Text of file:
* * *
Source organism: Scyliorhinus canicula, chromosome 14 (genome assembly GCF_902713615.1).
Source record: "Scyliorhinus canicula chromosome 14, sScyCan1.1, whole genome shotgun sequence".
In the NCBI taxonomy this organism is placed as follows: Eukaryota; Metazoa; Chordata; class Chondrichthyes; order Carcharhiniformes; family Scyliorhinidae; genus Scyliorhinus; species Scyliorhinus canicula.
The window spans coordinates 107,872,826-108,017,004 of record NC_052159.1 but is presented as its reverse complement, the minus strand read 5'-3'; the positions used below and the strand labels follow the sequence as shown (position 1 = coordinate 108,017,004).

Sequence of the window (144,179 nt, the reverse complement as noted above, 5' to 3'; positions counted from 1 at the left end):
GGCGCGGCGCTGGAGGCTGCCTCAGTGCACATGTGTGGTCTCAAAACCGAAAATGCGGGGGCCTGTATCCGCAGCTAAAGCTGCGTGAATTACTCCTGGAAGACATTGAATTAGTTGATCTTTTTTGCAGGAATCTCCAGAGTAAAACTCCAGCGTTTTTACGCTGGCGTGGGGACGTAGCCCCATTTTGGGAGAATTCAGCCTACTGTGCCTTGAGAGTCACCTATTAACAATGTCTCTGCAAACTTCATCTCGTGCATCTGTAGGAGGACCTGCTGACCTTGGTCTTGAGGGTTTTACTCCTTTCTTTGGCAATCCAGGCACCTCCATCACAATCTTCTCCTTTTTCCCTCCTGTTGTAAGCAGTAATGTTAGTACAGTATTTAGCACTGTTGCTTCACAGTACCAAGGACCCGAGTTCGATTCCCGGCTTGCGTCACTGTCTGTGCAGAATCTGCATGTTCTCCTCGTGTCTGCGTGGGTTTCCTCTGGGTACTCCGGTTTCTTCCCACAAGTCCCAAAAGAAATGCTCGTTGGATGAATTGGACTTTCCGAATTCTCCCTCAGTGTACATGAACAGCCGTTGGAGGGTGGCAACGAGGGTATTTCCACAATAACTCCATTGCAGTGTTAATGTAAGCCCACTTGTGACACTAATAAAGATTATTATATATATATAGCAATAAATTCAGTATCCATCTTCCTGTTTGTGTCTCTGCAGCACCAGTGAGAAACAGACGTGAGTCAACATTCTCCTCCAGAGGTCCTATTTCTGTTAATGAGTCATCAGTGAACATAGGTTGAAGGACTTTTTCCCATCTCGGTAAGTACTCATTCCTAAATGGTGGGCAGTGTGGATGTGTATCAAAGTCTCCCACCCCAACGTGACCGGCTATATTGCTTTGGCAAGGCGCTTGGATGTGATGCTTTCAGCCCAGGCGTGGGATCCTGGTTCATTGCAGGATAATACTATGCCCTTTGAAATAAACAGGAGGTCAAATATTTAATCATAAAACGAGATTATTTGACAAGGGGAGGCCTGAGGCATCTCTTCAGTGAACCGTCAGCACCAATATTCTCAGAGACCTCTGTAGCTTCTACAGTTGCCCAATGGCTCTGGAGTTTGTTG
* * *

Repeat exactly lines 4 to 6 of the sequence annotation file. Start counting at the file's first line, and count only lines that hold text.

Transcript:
The window spans coordinates 107,872,826-108,017,004 of record NC_052159.1 but is presented as its reverse complement, the minus strand read 5'-3'; the positions used below and the strand labels follow the sequence as shown (position 1 = coordinate 108,017,004).

Sequence of the window (144,179 nt, the reverse complement as noted above, 5' to 3'; positions counted from 1 at the left end):
GGCGCGGCGCTGGAGGCTGCCTCAGTGCACATGTGTGGTCTCAAAACCGAAAATGCGGGGGCCTGTATCCGCAGCTAAAGCTGCGTGAATTACTCCTGGAAGACATTGAATTAGTTGATCTTTTTTGCAGGAATCTCCAGAGTAAAACTCCAGCGTTTTTACGCTGGCGTGGGGACGTAGCCCCATTTTGGGAGAATTCAGCCTACTGTGCCTTGAGAGTCACCTATTAACAATGTCTCTGCAAACTTCATCTCGTGCATCTGTAGGAGGACCTGCTGACCTTGGTCTTGAGGGTTTTACTCCTTTCTTTGGCAATCCAGGCACCTCCATCACAATCTTCTCCTTTTTCCCTCCTGTTGTAAGCAGTAATGTTAGTACAGTATTTAGCACTGTTGCTTCACAGTACCAAGGACCCGAGTTCGATTCCCGGCTTGCGTCACTGTCTGTGCAGAATCTGCATGTTCTCCTCGTGTCTGCGTGGGTTTCCTCTGGGTACTCCGGTTTCTTCCCACAAGTCCCAAAAGAAATGCTCGTTGGATGAATTGGACTTTCCGAATTCTCCCTCAGTGTACATGAACAGCCGTTGGAGGGTGGCAACGAGGGTATTTCCACAATAACTCCATTGCAGTGTTAATGTAAGCCCACTTGTGACACTAATAAAGATTATTATATATATATAGCAATAAATTCAGTATCCATCTTCCTGTTTGTGTCTCTGCAGCACCAGTGAGAAACAGACGTGAGTCAACATTCTCCTCCAGAGGTCCTATTTCTGTTAATGAGTCATCAGTGAACATAGGTTGAAGGACTTTTTCCCATCTCGGTAAGTACTCATTCCTAAATGGTGGGCAGTGTGGATGTGTATCAAAGTCTCCCACCCCAACGTGACCGGCTATATTGCTTTGGCAAGGCGCTTGGATGTGATGCTTTCAGCCCAGGCGTGGGATCCTGGTTCATTGCAGGATAATACTATGCCCTTTGAAATAAACAGGAGGTCAAATATTTAATCATAAAACGAGATTATTTGACAAGGGGAGGCCTGAGGCATCTCTTCAGTGAACCGTCAGCACCAATATTCTCAGAGACCTCTGTAGCTTCTACAGTTGCCCAATGGCTCTGGAGTTTGTTG